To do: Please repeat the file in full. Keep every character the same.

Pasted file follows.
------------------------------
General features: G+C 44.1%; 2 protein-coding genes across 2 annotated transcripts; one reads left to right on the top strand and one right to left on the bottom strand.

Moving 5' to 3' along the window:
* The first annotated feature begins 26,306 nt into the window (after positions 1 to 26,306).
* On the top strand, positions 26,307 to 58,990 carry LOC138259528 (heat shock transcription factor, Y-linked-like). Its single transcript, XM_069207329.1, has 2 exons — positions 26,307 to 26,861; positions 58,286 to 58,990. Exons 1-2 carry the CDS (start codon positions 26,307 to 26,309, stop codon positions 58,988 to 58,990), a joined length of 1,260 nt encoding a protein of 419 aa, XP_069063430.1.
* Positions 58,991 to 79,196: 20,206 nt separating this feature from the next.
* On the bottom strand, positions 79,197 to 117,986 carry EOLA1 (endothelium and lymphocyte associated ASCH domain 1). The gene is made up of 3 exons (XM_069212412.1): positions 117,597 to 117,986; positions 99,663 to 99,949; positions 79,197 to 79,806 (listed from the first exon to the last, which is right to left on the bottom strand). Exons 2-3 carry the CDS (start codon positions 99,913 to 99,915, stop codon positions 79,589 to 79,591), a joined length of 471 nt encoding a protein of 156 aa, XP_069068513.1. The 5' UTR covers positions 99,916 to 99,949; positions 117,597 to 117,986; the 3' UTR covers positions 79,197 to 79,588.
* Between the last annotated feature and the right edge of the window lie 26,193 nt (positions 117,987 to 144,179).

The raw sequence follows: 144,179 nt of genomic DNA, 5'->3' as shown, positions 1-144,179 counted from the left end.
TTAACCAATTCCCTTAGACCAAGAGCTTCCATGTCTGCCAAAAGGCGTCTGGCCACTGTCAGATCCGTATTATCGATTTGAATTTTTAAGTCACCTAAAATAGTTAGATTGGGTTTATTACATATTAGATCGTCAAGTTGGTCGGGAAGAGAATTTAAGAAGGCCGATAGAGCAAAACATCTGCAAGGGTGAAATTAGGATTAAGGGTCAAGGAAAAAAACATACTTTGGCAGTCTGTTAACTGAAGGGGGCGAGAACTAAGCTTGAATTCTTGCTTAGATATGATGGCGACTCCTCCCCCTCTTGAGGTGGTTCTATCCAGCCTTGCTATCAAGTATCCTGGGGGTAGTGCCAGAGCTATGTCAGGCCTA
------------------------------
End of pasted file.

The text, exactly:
General features: G+C 44.1%; 2 protein-coding genes across 2 annotated transcripts; one reads left to right on the top strand and one right to left on the bottom strand.

Moving 5' to 3' along the window:
* The first annotated feature begins 26,306 nt into the window (after positions 1 to 26,306).
* On the top strand, positions 26,307 to 58,990 carry LOC138259528 (heat shock transcription factor, Y-linked-like). Its single transcript, XM_069207329.1, has 2 exons — positions 26,307 to 26,861; positions 58,286 to 58,990. Exons 1-2 carry the CDS (start codon positions 26,307 to 26,309, stop codon positions 58,988 to 58,990), a joined length of 1,260 nt encoding a protein of 419 aa, XP_069063430.1.
* Positions 58,991 to 79,196: 20,206 nt separating this feature from the next.
* On the bottom strand, positions 79,197 to 117,986 carry EOLA1 (endothelium and lymphocyte associated ASCH domain 1). The gene is made up of 3 exons (XM_069212412.1): positions 117,597 to 117,986; positions 99,663 to 99,949; positions 79,197 to 79,806 (listed from the first exon to the last, which is right to left on the bottom strand). Exons 2-3 carry the CDS (start codon positions 99,913 to 99,915, stop codon positions 79,589 to 79,591), a joined length of 471 nt encoding a protein of 156 aa, XP_069068513.1. The 5' UTR covers positions 99,916 to 99,949; positions 117,597 to 117,986; the 3' UTR covers positions 79,197 to 79,588.
* Between the last annotated feature and the right edge of the window lie 26,193 nt (positions 117,987 to 144,179).

The raw sequence follows: 144,179 nt of genomic DNA, 5'->3' as shown, positions 1-144,179 counted from the left end.
TTAACCAATTCCCTTAGACCAAGAGCTTCCATGTCTGCCAAAAGGCGTCTGGCCACTGTCAGATCCGTATTATCGATTTGAATTTTTAAGTCACCTAAAATAGTTAGATTGGGTTTATTACATATTAGATCGTCAAGTTGGTCGGGAAGAGAATTTAAGAAGGCCGATAGAGCAAAACATCTGCAAGGGTGAAATTAGGATTAAGGGTCAAGGAAAAAAACATACTTTGGCAGTCTGTTAACTGAAGGGGGCGAGAACTAAGCTTGAATTCTTGCTTAGATATGATGGCGACTCCTCCCCCTCTTGAGGTGGTTCTATCCAGCCTTGCTATCAAGTATCCTGGGGGTAGTGCCAGAGCTATGTCAGGCCTA